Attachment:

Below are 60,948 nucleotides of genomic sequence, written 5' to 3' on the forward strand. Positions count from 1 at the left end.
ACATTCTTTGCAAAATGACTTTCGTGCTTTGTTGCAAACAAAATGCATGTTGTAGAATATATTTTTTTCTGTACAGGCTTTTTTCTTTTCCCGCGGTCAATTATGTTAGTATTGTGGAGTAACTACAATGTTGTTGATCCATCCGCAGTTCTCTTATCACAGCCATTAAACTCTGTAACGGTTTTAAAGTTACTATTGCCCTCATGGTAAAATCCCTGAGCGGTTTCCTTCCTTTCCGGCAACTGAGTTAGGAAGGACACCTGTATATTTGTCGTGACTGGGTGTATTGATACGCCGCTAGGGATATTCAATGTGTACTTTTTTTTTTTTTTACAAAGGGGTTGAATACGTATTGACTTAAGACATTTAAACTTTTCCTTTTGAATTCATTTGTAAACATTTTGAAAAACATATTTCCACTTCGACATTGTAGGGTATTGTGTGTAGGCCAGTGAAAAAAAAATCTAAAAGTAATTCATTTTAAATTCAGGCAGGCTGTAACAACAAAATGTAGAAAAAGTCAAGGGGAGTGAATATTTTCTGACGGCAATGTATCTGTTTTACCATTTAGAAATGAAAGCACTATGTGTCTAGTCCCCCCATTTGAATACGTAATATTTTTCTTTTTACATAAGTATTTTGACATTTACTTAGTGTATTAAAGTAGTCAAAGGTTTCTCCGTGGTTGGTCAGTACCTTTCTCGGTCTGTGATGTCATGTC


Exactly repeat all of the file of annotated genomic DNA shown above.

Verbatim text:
Below are 60,948 nucleotides of genomic sequence, written 5' to 3' on the forward strand. Positions count from 1 at the left end.
ACATTCTTTGCAAAATGACTTTCGTGCTTTGTTGCAAACAAAATGCATGTTGTAGAATATATTTTTTTCTGTACAGGCTTTTTTCTTTTCCCGCGGTCAATTATGTTAGTATTGTGGAGTAACTACAATGTTGTTGATCCATCCGCAGTTCTCTTATCACAGCCATTAAACTCTGTAACGGTTTTAAAGTTACTATTGCCCTCATGGTAAAATCCCTGAGCGGTTTCCTTCCTTTCCGGCAACTGAGTTAGGAAGGACACCTGTATATTTGTCGTGACTGGGTGTATTGATACGCCGCTAGGGATATTCAATGTGTACTTTTTTTTTTTTTTACAAAGGGGTTGAATACGTATTGACTTAAGACATTTAAACTTTTCCTTTTGAATTCATTTGTAAACATTTTGAAAAACATATTTCCACTTCGACATTGTAGGGTATTGTGTGTAGGCCAGTGAAAAAAAAATCTAAAAGTAATTCATTTTAAATTCAGGCAGGCTGTAACAACAAAATGTAGAAAAAGTCAAGGGGAGTGAATATTTTCTGACGGCAATGTATCTGTTTTACCATTTAGAAATGAAAGCACTATGTGTCTAGTCCCCCCATTTGAATACGTAATATTTTTCTTTTTACATAAGTATTTTGACATTTACTTAGTGTATTAAAGTAGTCAAAGGTTTCTCCGTGGTTGGTCAGTACCTTTCTCGGTCTGTGATGTCATGTC